Any fond memories of 481 Main Street you want to share?

Snack times with Professor Borchert!  Often that class did not feel like a class, rather a riveting hour in which we uncovered the hidden nature of our topics. Also all of the (previous semesters’) Reading Days, during which students from various classes came together to share in snacks and stress for final projects in the seminar room.

COVID-19 Bonus Question! You’re finishing up in the midst of the COVID-19 pandemic. Tell us something about that experience!

In the midst of a global crisis, barreling down the train tracks of peril, while sipping tea of calming thoughts in our couches seated in our homely homes each six feet apart on the expressway riding the curve, we look to our captain, sure that the egomaniac who is so disconnected from reality might look the other way so we may have the opportunity to steer the course straight.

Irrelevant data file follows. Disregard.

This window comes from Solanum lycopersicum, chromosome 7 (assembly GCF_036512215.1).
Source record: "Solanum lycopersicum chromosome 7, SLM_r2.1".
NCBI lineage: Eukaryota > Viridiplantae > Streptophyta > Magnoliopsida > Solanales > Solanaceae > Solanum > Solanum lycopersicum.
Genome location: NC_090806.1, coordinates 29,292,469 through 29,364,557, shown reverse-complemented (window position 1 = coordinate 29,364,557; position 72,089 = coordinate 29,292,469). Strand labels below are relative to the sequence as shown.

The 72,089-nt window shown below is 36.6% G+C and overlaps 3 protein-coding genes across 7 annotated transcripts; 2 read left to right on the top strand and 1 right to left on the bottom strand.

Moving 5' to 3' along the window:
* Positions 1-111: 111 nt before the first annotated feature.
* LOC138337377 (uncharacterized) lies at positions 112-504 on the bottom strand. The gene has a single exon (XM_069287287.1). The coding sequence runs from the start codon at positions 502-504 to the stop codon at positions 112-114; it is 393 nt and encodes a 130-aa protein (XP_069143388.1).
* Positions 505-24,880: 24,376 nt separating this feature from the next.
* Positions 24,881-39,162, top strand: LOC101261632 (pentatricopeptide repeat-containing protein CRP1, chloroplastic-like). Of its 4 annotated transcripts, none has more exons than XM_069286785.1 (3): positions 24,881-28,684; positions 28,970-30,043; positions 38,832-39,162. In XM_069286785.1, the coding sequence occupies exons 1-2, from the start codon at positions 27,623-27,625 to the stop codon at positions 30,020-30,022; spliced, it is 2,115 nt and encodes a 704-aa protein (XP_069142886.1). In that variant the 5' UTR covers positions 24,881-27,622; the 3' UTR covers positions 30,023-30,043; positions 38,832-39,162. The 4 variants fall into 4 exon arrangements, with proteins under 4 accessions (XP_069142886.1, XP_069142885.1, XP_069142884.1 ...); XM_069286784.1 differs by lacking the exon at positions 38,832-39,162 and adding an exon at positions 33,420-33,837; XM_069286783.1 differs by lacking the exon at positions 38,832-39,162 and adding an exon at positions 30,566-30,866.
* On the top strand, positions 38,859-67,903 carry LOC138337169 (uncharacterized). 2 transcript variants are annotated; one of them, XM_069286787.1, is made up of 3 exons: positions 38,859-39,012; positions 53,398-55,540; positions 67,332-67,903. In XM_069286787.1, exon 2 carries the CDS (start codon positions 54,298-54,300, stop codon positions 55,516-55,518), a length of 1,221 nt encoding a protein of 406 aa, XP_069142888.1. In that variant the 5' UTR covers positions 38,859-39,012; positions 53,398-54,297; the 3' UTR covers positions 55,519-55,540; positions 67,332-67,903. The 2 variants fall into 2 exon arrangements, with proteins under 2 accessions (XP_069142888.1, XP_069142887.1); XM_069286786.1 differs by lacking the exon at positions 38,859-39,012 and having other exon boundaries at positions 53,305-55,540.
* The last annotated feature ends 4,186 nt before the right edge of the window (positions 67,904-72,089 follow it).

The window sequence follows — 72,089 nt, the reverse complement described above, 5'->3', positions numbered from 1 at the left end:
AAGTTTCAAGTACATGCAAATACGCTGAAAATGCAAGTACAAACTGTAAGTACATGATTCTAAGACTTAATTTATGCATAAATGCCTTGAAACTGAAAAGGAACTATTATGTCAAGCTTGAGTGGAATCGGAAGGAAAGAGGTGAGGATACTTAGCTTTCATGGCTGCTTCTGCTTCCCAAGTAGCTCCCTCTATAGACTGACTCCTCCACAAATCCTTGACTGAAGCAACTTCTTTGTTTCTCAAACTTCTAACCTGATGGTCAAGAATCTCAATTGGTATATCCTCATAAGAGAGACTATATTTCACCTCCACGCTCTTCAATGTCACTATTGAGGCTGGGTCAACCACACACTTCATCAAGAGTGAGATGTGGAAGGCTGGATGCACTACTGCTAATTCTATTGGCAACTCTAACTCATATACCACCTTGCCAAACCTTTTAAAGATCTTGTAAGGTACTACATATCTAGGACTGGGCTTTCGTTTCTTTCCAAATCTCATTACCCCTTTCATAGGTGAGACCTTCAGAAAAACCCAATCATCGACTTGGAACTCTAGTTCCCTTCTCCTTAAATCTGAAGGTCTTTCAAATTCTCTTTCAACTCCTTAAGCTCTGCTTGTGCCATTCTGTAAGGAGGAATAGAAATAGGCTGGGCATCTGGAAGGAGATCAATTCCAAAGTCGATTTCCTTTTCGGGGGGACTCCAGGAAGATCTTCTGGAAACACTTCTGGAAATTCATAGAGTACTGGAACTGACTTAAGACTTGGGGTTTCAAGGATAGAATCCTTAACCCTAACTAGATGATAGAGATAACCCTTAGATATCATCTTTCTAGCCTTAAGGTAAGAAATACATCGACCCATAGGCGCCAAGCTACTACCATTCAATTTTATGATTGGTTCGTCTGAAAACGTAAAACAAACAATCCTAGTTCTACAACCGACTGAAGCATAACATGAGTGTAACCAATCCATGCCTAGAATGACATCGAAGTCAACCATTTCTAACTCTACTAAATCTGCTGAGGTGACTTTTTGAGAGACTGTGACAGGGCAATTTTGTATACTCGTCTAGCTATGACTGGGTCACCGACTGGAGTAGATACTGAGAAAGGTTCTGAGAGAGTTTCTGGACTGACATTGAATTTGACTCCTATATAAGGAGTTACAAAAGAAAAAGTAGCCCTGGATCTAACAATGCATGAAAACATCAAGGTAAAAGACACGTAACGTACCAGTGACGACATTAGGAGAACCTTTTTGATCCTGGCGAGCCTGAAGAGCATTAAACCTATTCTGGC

Writing about global drama, systems of power, political injustice, colonialism, the neurotypical tragedies of addiction, tribal mentalities, and existential meanings of truth has never been so much fun in my comfy pants.

Senior Spotlight 2020: Ava Williams

a series about our graduating seniors

“I continued taking religion classes because I wanted to know why abstract ideologies compel individuals to think and behave in certain ways. I became a religion major because I wanted to know how individuals mobilize under their religion to effect macro-level social and political change. ”

–Ava Williams
Ava Williams ’20

Why did you major in Religion?

In the hectic midst of picking out classes during first year orientation, I found myself signing up for the religion TAP “What is the Bible.” While I originally took the class under the seemingly classic “religiously raised kid turned pessimistic atheist” guise, I soon learned the faults in my own worldview. I began to understand that religion is more than a sacrosanct dedication to the words of ones god– it is a means of building community, a way of coercing behaviors above secular law, and it factors quite literally into everything in our world.